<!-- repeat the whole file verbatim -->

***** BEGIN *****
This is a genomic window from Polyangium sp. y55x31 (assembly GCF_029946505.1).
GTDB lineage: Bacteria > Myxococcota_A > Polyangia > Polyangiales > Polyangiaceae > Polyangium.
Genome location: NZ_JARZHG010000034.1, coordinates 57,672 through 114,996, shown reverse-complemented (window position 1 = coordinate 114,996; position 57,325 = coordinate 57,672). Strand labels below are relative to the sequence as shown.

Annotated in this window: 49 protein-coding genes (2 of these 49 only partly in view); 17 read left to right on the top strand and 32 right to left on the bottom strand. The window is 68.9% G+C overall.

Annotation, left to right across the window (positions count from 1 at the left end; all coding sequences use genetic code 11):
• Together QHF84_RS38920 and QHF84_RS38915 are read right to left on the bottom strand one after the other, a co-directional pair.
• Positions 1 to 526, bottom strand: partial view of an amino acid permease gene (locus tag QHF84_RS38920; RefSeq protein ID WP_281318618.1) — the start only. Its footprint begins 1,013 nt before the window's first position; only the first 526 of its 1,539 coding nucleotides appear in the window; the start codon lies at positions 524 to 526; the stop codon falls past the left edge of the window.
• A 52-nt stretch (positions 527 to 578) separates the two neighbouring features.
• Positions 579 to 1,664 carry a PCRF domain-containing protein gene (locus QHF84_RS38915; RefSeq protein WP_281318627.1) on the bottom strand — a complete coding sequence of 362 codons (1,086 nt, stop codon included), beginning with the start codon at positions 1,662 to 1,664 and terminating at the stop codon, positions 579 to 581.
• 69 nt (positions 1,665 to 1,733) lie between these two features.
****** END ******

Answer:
This is a genomic window from Polyangium sp. y55x31 (assembly GCF_029946505.1).
GTDB lineage: Bacteria > Myxococcota_A > Polyangia > Polyangiales > Polyangiaceae > Polyangium.
Genome location: NZ_JARZHG010000034.1, coordinates 57,672 through 114,996, shown reverse-complemented (window position 1 = coordinate 114,996; position 57,325 = coordinate 57,672). Strand labels below are relative to the sequence as shown.

Annotated in this window: 49 protein-coding genes (2 of these 49 only partly in view); 17 read left to right on the top strand and 32 right to left on the bottom strand. The window is 68.9% G+C overall.

Annotation, left to right across the window (positions count from 1 at the left end; all coding sequences use genetic code 11):
• Together QHF84_RS38920 and QHF84_RS38915 are read right to left on the bottom strand one after the other, a co-directional pair.
• Positions 1 to 526, bottom strand: partial view of an amino acid permease gene (locus tag QHF84_RS38920; RefSeq protein ID WP_281318618.1) — the start only. Its footprint begins 1,013 nt before the window's first position; only the first 526 of its 1,539 coding nucleotides appear in the window; the start codon lies at positions 524 to 526; the stop codon falls past the left edge of the window.
• A 52-nt stretch (positions 527 to 578) separates the two neighbouring features.
• Positions 579 to 1,664 carry a PCRF domain-containing protein gene (locus QHF84_RS38915; RefSeq protein WP_281318627.1) on the bottom strand — a complete coding sequence of 362 codons (1,086 nt, stop codon included), beginning with the start codon at positions 1,662 to 1,664 and terminating at the stop codon, positions 579 to 581.
• 69 nt (positions 1,665 to 1,733) lie between these two features.